If Peter F Hamilton really is ‘Britain’s No. 1 Science Fiction Writer’ (as the cover of my copy of Misspent Youth testifies) then the whole genre has got to have gone to the dogs.
Although I’m a big fan of some science fiction films, it has somehow happened that I have never actually read anything in this futuristic/intergalactic/parallel-universe vein before. Perhaps I picked up this novel with the wrong expectations; perhaps science fiction books work in different ways to the films; perhaps being eager for action, space travel, alien encounters and funky technology is naive, since all I got here was bad descriptions of sex, poor characterisation and a non-existent plot.
The novel is set in Rutland approximately 40 years in the future, so the technological differences between then and now are minimal: there are “tracker bracelets” (7) for children so they don’t wander off; the advanced “datasphere” (10) to replace the internet and a computer that can be worn on the face as “PCglasses” (27) so that you can surf and communicate while you walk. (Has Hamilton never heard of the smartphone?) Oh, and there’s Rejuvenation, where DNA is manipulated to make people young again. Yawn.
If Hamilton was trying to create a near-future Orwellian world of surveillance, political corruption and abandoned values he does seem to have some of the right ingredients. There’s the corrupt and power-hungry pan-European government “Europol” (24) that prides itself on its “monstrous technocrat attempt[s] at social engineering” (367); the datasphere system of file-sharing that “removed traceable identity from the electronic universe – and, with it, responsibility” (49) and the social expectation that everyone be “a fully-fledged modern bitch” (199) to get by – all of this presents Britain in the same “shit-awful mess” (77) Orwell envisaged in 1984. Or it would do, if Hamilton’s content actually inspired any interest from the reader.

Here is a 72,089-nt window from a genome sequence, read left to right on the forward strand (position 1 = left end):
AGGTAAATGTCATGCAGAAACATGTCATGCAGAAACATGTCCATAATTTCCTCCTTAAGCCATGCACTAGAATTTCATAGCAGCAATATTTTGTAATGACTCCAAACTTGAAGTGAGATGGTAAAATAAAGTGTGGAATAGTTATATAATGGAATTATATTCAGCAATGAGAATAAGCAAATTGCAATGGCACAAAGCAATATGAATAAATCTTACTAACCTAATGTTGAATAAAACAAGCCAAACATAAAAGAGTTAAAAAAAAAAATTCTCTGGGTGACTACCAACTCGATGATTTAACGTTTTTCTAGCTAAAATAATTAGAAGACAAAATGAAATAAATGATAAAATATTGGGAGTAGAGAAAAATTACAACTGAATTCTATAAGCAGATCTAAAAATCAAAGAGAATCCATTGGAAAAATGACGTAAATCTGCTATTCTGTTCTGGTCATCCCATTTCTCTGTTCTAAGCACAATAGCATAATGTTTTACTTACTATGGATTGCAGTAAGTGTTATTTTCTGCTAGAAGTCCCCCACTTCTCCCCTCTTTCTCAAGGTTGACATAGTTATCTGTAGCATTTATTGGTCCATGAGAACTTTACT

The problem is, the novel is totally unoriginal and plagued by a completely jumbled mess of mediocre plot events that happen to two-dimensional characters who are only interested in cheap sex. Who was the main character? I don’t know. Who were we supposed to relate to or warm to? I don’t know. What was the point of the whole 439-page book? It did not have one.
The only mention of ‘place’ that is relevant to this Placing Myself challenge, is to say that where there were once “splendid views across the rolling countryside”, now there’s only “relatively low-cost housing; almost identical yellow-brick boxes with silvered thermoglass windows and shiny black solar-cell roof panels” (121). The old rural Rutland and countryside of England is now only the stuff of “legend” (209). Not exactly original or fulfilling. (Now extrapolate that feeling for the rest of the book.)
With this novel, you might as well forget Science Fiction: there’s very little Science to get excited about and the Fiction doesn’t stand up to much either. 1 star, I’m afraid.
Next week I’ll be reading Our Lady of Demerara by David Dabydeen. I have a feeling it’ll be good. Join me next time!